APEC Fact Sheet on 21st Annual APEC Economic Leaders’ Meeting Outcomes Creating Jobs, Growth, and Economic Opportunity with AELM Declaration & Annexes
Under the chairmanship of Indonesian President Yudhoyono, Secretary of State John Kerry met with Leaders of the Asia-Pacific Economic Cooperation (APEC) forum and agreed today in Nusa Dua, Bali, on a comprehensive set of measures to increase economic growth and job creation by expanding trade and investment in the Asia-Pacific region. Leaders committed to establish a fund to improve supply chain performance in the region, address local content requirements by agreeing on alternative ways to promote job creation and domestic manufacturing, establish a public-private dialogue on environmental goods and services, and take steps to combat illegal trade in wildlife. The United States supports these and other initiatives through technical assistance to help APEC developing member economies make and implement APEC policy commitments. These steps will help U.S. growth and jobs by expanding export opportunities in the world’s fastest growing region.
Since their first meeting at Blake Island near Seattle in 1993, APEC Leaders have come together annually to advance their shared trade and investment and economic growth objectives in the Asia-Pacific region. APEC’s 21 member economies comprise a market of 2.77 billion consumers, account for 44 percent of world trade, and represent 55 percent of global economic output (more than $38 trillion in 2011). Six of America’s 10 largest trading partners are in APEC.
The APEC Agenda: Creating Jobs and Growth
Strengthening regional economic integration will help U.S. businesses and workers compete more effectively in the Asia-Pacific. Strong, balanced growth in the APEC region helps keep U.S. businesses growing, innovating, and hiring. APEC serves as an incubator for policy innovation in the region, working to address barriers to trade and investment that U.S. companies face in the region, thereby creating new business opportunities, jobs, and buying power for Americans. Since APEC was created, average tariffs in the region have fallen from 16 percent to 5 percent – on a volume of $2.6 trillion of trade between the United States and the Asia-Pacific economies. Since 1993, U.S. exports to other APEC member economies have nearly tripled.
In 2011, APEC economies purchased 61 percent of total U.S. goods exports ($942 billion in 2011), and over 37 percent of U.S. private services exports (over $225 billion in 2011), supporting six million American jobs.
In Bali, APEC commitments were made under Indonesia's three priority areas: 1) advancing the Bogor goals of free and open trade and investment; 2) improving physical, institutional, and people-to-people connectivity; and 3) pursuing economic growth that is both sustainable and equitable.
1. Achieving the Bogor Goals
APEC Ministers and Leaders agreed to:
APEC Ministers and Leaders agreed to improve physical connectivity, institutional connectivity, and people-to-people connectivity by agreeing to:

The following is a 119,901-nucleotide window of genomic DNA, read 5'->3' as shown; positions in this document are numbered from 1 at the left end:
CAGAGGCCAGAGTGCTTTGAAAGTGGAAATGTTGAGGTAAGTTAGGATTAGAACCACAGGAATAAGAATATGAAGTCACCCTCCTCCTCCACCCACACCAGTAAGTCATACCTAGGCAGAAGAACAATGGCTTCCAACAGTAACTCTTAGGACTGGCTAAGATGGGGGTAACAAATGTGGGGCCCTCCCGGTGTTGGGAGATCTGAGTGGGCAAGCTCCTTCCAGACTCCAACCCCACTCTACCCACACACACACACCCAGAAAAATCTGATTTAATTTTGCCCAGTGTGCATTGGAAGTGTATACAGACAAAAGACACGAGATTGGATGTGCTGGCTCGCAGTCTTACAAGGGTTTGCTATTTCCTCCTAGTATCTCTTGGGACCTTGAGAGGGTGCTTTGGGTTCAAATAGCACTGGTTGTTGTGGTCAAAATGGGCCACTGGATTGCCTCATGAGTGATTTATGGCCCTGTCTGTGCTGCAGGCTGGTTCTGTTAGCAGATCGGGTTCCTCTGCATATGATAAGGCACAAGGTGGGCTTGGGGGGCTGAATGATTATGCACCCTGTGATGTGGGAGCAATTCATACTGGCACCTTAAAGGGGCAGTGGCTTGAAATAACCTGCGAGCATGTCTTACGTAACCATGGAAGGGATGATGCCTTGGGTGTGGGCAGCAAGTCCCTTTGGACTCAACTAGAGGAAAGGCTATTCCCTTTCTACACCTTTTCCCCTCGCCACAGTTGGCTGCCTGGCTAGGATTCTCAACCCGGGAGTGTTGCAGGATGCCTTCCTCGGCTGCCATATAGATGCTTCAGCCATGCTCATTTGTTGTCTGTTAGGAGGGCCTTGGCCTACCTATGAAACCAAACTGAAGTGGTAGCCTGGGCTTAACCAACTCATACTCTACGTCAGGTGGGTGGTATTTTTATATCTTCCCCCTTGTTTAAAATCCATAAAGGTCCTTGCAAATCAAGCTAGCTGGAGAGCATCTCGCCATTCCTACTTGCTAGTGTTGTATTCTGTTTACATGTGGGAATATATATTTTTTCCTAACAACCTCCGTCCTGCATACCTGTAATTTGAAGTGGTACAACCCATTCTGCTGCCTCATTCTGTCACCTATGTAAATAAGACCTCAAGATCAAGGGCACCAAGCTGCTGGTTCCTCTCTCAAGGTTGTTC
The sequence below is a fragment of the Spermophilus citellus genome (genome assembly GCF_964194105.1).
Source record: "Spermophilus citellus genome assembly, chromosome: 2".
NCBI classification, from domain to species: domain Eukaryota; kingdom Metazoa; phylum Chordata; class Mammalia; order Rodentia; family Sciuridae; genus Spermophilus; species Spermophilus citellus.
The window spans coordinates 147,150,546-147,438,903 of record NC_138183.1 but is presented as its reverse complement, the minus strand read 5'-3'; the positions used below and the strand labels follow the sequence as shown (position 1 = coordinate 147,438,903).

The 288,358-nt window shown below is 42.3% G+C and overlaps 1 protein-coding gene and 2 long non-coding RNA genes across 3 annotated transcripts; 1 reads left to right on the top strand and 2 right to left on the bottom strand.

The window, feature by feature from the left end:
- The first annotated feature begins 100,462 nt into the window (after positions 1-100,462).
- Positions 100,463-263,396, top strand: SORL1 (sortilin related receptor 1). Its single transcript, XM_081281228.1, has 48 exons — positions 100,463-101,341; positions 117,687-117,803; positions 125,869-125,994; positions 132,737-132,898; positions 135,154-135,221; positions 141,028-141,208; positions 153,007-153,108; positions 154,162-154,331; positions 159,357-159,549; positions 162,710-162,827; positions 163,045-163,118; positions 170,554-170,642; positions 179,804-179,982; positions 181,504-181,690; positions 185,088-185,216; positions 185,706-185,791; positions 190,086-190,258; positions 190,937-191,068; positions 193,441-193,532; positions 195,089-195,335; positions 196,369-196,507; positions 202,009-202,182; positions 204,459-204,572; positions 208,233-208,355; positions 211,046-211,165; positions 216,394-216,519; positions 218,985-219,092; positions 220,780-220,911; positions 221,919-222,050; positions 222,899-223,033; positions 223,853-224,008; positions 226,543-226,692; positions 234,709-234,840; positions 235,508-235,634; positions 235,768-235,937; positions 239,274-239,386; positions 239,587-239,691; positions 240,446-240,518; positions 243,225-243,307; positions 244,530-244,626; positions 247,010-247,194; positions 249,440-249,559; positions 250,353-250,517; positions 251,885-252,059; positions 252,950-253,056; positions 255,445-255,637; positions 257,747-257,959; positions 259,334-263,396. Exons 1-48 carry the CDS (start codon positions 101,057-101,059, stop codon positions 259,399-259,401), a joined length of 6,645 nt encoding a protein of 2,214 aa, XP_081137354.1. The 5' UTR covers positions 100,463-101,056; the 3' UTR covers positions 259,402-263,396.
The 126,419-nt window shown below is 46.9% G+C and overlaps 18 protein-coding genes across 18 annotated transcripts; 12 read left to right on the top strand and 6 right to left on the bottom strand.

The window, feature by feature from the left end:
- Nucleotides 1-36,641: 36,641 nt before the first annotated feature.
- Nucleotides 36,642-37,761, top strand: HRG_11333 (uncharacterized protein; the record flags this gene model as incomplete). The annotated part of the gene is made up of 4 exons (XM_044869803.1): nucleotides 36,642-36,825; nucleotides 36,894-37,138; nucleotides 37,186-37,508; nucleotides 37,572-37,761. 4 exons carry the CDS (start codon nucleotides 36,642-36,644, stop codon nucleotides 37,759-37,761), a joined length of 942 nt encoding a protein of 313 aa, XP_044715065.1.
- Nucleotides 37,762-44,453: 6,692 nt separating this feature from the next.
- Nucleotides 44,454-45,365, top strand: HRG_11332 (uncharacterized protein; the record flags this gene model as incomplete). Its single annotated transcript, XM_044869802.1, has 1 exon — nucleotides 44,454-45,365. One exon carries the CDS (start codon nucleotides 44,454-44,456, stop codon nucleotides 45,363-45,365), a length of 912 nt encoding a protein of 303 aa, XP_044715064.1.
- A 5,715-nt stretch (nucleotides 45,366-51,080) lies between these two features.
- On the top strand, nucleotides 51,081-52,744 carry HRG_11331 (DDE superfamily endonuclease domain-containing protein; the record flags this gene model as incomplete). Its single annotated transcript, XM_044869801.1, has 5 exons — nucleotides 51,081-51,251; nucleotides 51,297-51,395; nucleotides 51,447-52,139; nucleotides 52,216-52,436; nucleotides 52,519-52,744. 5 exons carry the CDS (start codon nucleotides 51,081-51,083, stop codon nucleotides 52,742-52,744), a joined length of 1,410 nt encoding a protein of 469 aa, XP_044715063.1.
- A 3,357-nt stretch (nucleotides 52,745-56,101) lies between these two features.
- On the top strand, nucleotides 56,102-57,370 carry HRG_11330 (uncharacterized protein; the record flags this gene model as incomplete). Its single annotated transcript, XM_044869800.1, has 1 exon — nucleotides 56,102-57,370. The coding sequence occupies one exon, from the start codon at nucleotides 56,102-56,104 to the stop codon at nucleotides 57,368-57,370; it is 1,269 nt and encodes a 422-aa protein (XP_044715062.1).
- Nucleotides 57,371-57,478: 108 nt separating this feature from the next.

3. Sustainable Growth with Equity
Promoting the "sustainable" and "inclusive" tenets of the 2010 APEC Growth Strategy, APEC Ministers and Leaders committed to promote growth that is both economically sustainable and equitable by agreeing to:
APEC Economies – The Basic Facts
APEC’s member economies include: The United States, Australia, Brunei Darussalam, Canada, Chile, China, Hong Kong, Indonesia, Japan, South Korea, Malaysia, Mexico, New Zealand, Papua New Guinea, Peru, the Philippines, Russia, Singapore, Chinese Taipei (Taiwan), Thailand, and Vietnam.
Number of Economies: 21 (6 of them among the top 10 U.S. goods export markets: Canada, China, Japan, Korea, Mexico, Hong Kong)Market Size: 2.7 billion consumers
Combined APEC GDP: $40 trillion in 2012 (56 percent of world economic output)
U.S. Benefits from Trade with APEC Economies
Total U.S.-APEC Trade: $2.6 trillion in goods and services in 2011 (60.9 percent of total U.S. trade)
U.S.-APEC Trade Increase: Goods and services trade up 162 percent from nearly $1 trillion in 1994
U.S. Jobs Supported by Exports: An estimated six million jobs
Existing U.S.-APEC Free Trade Agreements:Seven (Australia, Canada, Chile, Korea, Mexico, Peru, Singapore)
Top U.S. Markets in APEC: Canada ($292.5 billion)
(Goods Exports 2012)
Mexico ($215.9 billion)
China ($110.5 billion)
Japan ($69.9 billion)
Korea ($42.3 billion)
Goods Exports to APEC:
$942 billion in 2011 (60 percent of total U.S. goods exports)
Up eight percent from 2011
Up 85 percent from 2000
Up 162 percent from 1994
Key Export Categories:
Machinery ($139.6 billion)
(Goods 2012) Electrical machinery ($116.1 billion)
Mineral Fuel (oil)($63.2 billion)
Plastics & Rubber Products ($23.8 billion)
Manufacturing Exports: $813.8 billion in 2012
Up 6.3 percent from 2011
$105.7 billion in 2012
Up 7.9percent from 2010
Top Agricultural Exports: Soybeans ($21.2 billion)
Coarse grains $8.4 billion
Red Meats ($10.0 billion)
Services Exports to APEC:
At least $225.8 billion in 2011
39 percent of total U.S. private services exports
Up 9.2 percent from 2010
Up 101 percent from 2000